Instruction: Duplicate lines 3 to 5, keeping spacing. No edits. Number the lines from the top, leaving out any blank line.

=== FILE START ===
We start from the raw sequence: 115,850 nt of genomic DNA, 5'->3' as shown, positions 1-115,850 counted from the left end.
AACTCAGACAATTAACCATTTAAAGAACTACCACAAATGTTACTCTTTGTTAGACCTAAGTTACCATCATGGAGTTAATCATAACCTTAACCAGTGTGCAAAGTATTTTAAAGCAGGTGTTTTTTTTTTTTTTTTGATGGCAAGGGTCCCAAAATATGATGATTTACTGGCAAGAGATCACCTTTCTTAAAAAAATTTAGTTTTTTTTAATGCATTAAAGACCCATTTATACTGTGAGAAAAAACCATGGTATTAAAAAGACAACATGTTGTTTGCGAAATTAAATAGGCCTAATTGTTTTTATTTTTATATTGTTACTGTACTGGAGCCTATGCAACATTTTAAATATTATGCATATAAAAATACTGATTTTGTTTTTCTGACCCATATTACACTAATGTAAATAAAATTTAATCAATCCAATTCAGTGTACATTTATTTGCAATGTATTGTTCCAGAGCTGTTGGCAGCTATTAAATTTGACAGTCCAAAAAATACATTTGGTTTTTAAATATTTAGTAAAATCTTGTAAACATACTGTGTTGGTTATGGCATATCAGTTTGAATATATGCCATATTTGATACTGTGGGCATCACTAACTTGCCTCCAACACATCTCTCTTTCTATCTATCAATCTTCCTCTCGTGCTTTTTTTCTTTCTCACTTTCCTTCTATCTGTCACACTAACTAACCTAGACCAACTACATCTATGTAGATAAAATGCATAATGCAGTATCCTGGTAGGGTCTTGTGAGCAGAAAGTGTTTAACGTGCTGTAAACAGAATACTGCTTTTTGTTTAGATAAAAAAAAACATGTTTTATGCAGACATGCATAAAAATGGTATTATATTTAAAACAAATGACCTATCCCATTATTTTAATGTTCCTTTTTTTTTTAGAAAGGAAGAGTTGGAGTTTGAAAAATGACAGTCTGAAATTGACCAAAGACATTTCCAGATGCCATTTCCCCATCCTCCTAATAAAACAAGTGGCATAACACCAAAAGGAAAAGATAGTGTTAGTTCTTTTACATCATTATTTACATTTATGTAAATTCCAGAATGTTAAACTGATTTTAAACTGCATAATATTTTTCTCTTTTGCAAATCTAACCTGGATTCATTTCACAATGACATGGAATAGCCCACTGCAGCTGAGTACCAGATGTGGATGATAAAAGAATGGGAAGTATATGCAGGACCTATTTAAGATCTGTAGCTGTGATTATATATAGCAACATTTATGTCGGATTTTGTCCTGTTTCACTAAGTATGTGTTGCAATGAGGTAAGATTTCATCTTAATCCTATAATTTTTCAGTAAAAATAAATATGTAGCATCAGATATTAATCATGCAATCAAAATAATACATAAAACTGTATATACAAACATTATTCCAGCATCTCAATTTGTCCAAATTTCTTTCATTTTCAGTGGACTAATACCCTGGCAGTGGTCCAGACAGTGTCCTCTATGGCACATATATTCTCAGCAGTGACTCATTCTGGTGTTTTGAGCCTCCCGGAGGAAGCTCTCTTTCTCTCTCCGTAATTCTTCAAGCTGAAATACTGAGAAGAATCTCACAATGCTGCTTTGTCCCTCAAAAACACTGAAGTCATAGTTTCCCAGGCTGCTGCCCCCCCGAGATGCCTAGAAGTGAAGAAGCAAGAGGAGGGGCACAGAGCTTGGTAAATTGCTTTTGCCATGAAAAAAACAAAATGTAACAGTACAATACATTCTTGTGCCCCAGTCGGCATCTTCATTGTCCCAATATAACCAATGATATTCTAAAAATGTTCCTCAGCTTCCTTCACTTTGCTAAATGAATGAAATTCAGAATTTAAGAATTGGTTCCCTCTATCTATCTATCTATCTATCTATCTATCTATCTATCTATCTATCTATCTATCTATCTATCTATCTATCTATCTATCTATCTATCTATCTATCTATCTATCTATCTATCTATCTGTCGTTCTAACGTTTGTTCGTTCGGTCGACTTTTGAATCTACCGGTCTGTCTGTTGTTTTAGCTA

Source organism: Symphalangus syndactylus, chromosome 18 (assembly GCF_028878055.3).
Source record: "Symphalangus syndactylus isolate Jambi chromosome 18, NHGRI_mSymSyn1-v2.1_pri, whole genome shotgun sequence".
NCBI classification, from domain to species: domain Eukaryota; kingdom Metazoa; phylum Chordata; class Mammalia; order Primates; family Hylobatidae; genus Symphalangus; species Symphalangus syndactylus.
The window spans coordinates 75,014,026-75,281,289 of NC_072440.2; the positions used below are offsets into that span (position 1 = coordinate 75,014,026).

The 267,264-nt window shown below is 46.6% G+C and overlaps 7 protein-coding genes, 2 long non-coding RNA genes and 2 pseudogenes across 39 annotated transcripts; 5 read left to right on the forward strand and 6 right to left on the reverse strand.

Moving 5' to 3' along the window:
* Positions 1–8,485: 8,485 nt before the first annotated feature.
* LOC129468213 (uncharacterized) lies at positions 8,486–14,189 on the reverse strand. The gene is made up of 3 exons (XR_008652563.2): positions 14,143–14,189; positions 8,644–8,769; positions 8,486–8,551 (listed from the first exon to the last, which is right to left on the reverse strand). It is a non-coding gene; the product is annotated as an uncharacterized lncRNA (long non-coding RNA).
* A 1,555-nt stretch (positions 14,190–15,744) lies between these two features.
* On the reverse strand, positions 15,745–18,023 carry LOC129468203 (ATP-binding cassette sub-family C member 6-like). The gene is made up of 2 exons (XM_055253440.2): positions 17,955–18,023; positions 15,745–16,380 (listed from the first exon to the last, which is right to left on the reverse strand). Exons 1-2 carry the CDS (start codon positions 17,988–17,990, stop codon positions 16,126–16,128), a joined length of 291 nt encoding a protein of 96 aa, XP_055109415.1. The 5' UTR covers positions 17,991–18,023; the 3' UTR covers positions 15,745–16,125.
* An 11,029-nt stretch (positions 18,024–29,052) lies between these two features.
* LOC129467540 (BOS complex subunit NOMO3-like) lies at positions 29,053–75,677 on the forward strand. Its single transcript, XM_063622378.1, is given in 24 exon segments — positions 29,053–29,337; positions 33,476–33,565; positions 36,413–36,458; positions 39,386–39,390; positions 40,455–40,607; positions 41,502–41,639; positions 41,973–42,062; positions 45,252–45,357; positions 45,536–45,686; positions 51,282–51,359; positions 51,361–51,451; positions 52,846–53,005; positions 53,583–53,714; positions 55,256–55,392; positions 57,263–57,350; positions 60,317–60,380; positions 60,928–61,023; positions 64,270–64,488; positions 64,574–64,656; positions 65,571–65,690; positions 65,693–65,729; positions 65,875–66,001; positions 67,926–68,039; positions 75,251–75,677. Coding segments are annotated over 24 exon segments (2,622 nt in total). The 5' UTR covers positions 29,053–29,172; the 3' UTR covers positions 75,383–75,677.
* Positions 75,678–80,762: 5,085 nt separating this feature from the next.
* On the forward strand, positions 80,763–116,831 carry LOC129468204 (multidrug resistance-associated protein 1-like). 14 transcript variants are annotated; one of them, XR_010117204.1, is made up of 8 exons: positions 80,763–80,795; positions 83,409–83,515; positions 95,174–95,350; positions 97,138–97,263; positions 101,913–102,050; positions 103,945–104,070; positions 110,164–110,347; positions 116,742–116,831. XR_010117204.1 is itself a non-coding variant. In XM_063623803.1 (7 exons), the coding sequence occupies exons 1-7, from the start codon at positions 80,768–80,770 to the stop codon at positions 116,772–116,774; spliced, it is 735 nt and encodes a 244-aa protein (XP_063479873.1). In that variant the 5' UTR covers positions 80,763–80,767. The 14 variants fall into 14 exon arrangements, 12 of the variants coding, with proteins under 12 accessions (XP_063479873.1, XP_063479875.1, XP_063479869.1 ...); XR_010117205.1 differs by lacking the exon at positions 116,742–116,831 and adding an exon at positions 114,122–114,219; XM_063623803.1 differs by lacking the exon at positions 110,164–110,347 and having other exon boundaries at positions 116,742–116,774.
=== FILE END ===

Source organism: Symphalangus syndactylus, chromosome 18 (assembly GCF_028878055.3).
Source record: "Symphalangus syndactylus isolate Jambi chromosome 18, NHGRI_mSymSyn1-v2.1_pri, whole genome shotgun sequence".
NCBI classification, from domain to species: domain Eukaryota; kingdom Metazoa; phylum Chordata; class Mammalia; order Primates; family Hylobatidae; genus Symphalangus; species Symphalangus syndactylus.